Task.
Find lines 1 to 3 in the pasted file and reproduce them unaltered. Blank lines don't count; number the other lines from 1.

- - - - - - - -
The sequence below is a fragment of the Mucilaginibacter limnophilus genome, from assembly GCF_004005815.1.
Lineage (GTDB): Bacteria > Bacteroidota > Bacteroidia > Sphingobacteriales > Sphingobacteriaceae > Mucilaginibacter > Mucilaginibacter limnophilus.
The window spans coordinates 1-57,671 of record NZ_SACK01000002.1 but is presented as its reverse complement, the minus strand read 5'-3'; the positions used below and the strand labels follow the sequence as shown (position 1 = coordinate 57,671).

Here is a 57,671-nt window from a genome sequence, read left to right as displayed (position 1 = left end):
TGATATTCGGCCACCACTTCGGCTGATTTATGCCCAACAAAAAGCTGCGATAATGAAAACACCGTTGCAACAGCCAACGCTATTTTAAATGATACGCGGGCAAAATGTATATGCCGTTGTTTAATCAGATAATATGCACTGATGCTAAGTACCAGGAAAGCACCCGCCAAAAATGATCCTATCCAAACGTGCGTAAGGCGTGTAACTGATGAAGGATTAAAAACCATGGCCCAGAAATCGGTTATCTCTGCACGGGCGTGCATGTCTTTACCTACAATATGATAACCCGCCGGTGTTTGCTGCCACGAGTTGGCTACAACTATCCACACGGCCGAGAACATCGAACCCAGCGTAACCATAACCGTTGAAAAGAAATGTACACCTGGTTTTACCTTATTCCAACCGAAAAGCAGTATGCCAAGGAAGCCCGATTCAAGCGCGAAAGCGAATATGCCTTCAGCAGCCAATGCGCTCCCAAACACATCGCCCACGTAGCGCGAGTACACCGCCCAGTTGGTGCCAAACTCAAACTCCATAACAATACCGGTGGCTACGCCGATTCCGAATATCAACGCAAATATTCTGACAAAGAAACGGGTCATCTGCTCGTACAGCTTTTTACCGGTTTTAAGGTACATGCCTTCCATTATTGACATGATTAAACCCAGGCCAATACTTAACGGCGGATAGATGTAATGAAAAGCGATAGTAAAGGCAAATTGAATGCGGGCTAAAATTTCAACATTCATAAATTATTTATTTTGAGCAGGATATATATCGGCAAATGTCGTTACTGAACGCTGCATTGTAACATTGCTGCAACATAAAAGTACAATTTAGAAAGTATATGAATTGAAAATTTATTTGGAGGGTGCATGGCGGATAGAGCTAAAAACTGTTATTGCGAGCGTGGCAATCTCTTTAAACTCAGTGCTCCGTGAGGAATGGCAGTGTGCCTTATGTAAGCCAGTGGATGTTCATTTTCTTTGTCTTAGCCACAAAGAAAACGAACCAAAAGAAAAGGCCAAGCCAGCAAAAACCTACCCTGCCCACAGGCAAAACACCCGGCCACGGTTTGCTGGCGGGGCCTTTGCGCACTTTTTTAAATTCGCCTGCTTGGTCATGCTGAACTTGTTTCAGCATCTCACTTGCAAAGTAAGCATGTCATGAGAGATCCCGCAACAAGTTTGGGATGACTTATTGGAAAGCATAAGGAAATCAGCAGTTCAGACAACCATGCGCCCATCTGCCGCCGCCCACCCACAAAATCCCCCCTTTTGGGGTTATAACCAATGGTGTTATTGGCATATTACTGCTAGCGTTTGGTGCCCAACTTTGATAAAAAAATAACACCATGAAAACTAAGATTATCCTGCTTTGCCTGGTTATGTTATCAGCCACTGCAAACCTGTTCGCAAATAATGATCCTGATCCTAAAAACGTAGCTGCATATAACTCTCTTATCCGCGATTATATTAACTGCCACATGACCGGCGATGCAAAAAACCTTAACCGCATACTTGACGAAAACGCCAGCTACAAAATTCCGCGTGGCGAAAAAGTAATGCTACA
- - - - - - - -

The sequence below is a fragment of the Mucilaginibacter limnophilus genome, from assembly GCF_004005815.1.
Lineage (GTDB): Bacteria > Bacteroidota > Bacteroidia > Sphingobacteriales > Sphingobacteriaceae > Mucilaginibacter > Mucilaginibacter limnophilus.
The window spans coordinates 1-57,671 of record NZ_SACK01000002.1 but is presented as its reverse complement, the minus strand read 5'-3'; the positions used below and the strand labels follow the sequence as shown (position 1 = coordinate 57,671).